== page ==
These are very special phenomena that have no relevance to translating idioms for expressing existence that are not inspired by Latin. (In closely related languages such as English and German, often a literal translation will do.)

For anyone who is still not deterred, the full explanation now follows. It basically tells the story of how I found the above.

A problematic first attempt at a rule

At first glance it looks as if German uses geben (and Austrian German uses haben) to express existence, where English uses be. But this is not a helpful point of view because it can lead to incorrect predictions. Sometimes English and German ways of talking about existence are identical except for the detail that German always uses es = it, not da = there as a pseudo-subject at the start of the sentence when reversing word order so that the verb comes before the real subject:

  • Keine Plätze sind verfügbar. = No seats are available.
  • Es sind keine Plätze verfügbar. = There are no seats available.

Apart from the obvious stylistic problem common to both languages, it's also fine to use existieren:

  • Keine Plätze existieren. = No seats exist.
  • Es existieren keine Plätze. = There exist no seats.

The key to a better rule

I think a helpful rule begins with the realisation that English there is is actually an odd construction that is probably a loan from one or more other European languages (most likely Latin and French). Consider this:

  • (Keine Plätze sind.) = (No seats are.)
  • (Es sind keine Plätze.) = There are no seats.

I used parentheses to indicate that a sentence isn't really grammatical, although it's clear what is meant. The reason why "There are no seats" is grammatical and "Es sind keine Plätze" isn't is simple. Suppose there were no such idiom even in English. Either sentence starts with the respective dummy subject for the language. If we interpret it literally instead of as a dummy subject, then the German sentence is nonsensical: "It are no seats." But if we do the same with the English sentence, we see that it means "There are no seats there". This is so close to just claiming existence of seats that it's now clear how this probably became an idiom for existence, so that a second there became required to express the original meaning.

A better rule

I suspect that everything started with the following very logical Latin construction:

  • Sunt sedes. = Are seats. (or: Seats are.)

When translating the Bible and other Latin works to various European languages, the translators felt a need for exactly parallel constructions that didn't exist in the target languages. So they made them up.

  • Sunt sedes. = Are seats. [Latin]
  • Hay sedes. = Has seats. [Spanish]
  • There are seats.
  • Es gibt Plätze. = It gives seats. [German]
  • Es hat Plätze. = It has seats. [Austrian German]
  • Il y a des sièges. = It there has seats. [French]

The common pattern is that there is a short conventional part consisting primarily of a frequently used verb, followed by whatever it is that exists in the form of an object, not the subject of the sentence. In Romance languages other than French (which had a strong Germanic influence) we don't need a subject. But in the Germanic languages and in French we need to supply the respective standard dummy pseudo-subject there = es = il.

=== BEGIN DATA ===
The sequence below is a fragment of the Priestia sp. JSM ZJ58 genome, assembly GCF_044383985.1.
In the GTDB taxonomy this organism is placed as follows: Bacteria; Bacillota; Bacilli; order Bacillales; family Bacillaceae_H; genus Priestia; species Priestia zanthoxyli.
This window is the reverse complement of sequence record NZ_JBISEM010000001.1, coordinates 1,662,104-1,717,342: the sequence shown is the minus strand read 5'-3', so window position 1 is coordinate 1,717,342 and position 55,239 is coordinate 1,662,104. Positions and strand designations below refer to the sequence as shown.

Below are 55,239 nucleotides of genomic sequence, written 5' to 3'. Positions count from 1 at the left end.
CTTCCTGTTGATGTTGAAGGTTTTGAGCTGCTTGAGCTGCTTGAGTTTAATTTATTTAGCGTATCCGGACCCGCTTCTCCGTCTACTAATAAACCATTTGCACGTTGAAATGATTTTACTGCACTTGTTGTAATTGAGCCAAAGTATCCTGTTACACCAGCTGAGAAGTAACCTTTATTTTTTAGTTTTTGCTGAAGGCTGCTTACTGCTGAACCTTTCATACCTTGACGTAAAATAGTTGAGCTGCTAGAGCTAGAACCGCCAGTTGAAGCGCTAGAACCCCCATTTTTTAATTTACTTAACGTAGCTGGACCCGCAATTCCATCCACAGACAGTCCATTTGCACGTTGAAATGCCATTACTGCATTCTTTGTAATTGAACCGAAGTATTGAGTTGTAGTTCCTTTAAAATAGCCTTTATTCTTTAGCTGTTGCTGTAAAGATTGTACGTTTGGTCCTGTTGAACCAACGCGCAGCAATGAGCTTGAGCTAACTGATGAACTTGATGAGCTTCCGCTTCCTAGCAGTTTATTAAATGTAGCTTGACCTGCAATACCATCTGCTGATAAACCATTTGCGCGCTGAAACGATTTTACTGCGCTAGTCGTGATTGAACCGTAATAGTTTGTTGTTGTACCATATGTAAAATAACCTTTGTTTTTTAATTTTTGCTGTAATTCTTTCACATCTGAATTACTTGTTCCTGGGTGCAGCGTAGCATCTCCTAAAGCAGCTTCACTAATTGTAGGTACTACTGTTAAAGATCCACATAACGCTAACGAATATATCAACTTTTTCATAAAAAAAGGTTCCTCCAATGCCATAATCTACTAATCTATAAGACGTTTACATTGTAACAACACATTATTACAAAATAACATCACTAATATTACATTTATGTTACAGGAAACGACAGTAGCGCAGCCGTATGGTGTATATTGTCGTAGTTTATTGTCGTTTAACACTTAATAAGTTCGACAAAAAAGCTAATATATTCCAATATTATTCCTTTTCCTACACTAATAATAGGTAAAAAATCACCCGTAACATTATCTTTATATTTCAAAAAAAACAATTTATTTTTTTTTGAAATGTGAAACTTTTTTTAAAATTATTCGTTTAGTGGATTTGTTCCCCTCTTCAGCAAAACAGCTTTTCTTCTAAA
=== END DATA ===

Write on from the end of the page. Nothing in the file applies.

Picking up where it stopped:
(Note that French has not just il = he/it, but also y = there. Maybe it is not an accident that this includes both of the different words used as pseudo-subjects used by German (il = es) and English (y = there). The reason for the extra y in French is that unlike German and Latin, French doesn't distinguish it and he any more, and so il a des sièges was already taken by the meaning he has seats.)

As we have seen, English gets its construction of this type by making "There are no seats" grammatical even though "No seats are" isn't. Austrian German goes a different route and simply uses the literal translation of the Spanish/French construction (with the dummy subject required in Germanic languages, but without the unnecessary y). Like in French, this makes sense because you can interpret it as saying that some unspecified it actually possesses the seats.

The standard German idiom can be considered a variant in which the verb has been replaced by another that makes just as much and just as little sense: The unspecified it is providing the seats in some way.


"There are seats" translates to "Es gibt Plätze" in Austrian German. Where did you get this? I'm Austrian and I'd really like to know the source of this misinformation.


I think you may have a problem with reading comprehension. Here is again what I wrote:

  • The German solution "Es gibt Plätze" (and more obviously the Austrian one, which is "Es hat Plätze") [...]

This says very clearly that standard German "es gibt Plätze" corresponds to Austrian German "es hat Plätze". While "es gibt Plätze" may occasionally be heard in Austrian German, it is not a popular construction in Austria, and it very obviously isn't Austrian German.


Late response but I haven't been here for a while. It may be you who's got problems with reading comprehension. Nobody in Austria says "Es hat Plätze". Seriously, nobody. So once again: provide your source.


In which context? These are just two different words but I think you ask because of a specific phraseology?